When you apply for credit for your organization, you’ll almost always be required to supply either your social security number or your EIN.
If all you have is your social security number, you’ll have to rely on your credit profile to qualify and get a decent rate.
As previously stated, if you have an EIN, your company credit is related to this number, and you can utilize your credit history to apply for credit products and business funding.
As previously stated, it is critical to keep your personal and business funds separate for the purposes of building business credit (and in general).
Aside from deciding on a business entity, having a business bank account is an important step in separating business and personal costs. Corporate credit bureaus will quickly see what money you’re taking out of and putting into your business if you create this account and record that data on your business credit report.
As a result, after you get an EIN, you should research your alternatives and open a business checking account for your company. Of course, it’s crucial to use your account after you’ve created it.
This bank account should only be used to pay for company expenses, such as utilities and rent, as well as expenses like your business cell phone. These purchases can also help you develop business credit if you pay them in full every month.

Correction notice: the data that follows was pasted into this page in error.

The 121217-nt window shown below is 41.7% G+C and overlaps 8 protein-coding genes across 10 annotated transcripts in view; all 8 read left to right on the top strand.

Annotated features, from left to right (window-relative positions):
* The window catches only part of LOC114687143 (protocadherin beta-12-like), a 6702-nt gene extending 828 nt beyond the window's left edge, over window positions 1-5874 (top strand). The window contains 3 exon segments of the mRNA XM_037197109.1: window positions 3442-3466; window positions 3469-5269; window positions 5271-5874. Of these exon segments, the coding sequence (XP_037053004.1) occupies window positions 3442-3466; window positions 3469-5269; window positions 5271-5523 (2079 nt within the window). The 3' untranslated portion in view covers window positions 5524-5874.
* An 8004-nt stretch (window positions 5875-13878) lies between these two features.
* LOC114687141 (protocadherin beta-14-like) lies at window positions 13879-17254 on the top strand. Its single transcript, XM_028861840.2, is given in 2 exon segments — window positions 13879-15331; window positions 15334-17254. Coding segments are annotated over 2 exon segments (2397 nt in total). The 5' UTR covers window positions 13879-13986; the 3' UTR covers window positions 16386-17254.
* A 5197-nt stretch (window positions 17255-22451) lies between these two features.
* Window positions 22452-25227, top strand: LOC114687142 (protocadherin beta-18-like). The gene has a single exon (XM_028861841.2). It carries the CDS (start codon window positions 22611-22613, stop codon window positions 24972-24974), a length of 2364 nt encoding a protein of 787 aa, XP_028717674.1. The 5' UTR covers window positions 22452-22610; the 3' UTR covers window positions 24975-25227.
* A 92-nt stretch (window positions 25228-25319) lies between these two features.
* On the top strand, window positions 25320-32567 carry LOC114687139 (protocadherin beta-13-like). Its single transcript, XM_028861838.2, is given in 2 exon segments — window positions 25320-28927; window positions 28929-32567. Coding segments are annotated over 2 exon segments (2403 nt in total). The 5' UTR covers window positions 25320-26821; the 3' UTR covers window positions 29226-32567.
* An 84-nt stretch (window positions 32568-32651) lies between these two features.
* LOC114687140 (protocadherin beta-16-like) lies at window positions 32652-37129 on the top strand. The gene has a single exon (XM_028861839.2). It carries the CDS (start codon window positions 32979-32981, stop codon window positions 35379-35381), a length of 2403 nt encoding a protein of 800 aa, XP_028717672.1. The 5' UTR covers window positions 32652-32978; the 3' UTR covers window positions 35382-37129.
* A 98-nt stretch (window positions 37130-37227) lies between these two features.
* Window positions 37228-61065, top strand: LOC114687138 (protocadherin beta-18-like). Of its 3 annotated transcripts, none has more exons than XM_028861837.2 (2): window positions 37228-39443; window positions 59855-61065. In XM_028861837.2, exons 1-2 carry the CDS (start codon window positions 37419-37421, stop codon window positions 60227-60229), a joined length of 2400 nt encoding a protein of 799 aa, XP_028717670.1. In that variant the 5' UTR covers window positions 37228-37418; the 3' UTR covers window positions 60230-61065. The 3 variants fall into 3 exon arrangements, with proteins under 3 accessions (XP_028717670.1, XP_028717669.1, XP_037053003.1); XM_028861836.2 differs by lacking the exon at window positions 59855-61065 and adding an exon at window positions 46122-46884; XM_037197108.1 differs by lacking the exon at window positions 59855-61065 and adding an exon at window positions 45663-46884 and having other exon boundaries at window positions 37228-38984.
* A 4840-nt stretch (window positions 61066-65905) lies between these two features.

Overall, opening a business account will not only provide a financial reference for the three credit bureaus. It will also open doors for higher credit limits in the future—the best small business lenders prefer borrowers who have had a business bank account for at least a couple of years.
Although having a dedicated company phone number and address may appear to be a simple step, it will confirm your business’s separate existence. This is a tiny but crucial step toward establishing company credit because it allows you to register with local business directories.
Businesses must have a location and phone number to register with databases like the Better Business Bureau, YP.com, and Angie’s List. Because these directories collect information for business credit reporting agencies, it’s critical to have accurate and consistent contact information included on all of the popular sites.
You’re also establishing your initial trade credit relationship with the phone company when you set up a separate phone line for your business. This information is reported to credit bureaus and will assist you in obtaining business credit.
Dun & Bradstreet is the most well-known of the three business credit bureaus mentioned above. In truth, their Paydex rating is the most generally used company credit score among suppliers and creditors. As a result, opening a credit file with this company is critical if you want to build business credit.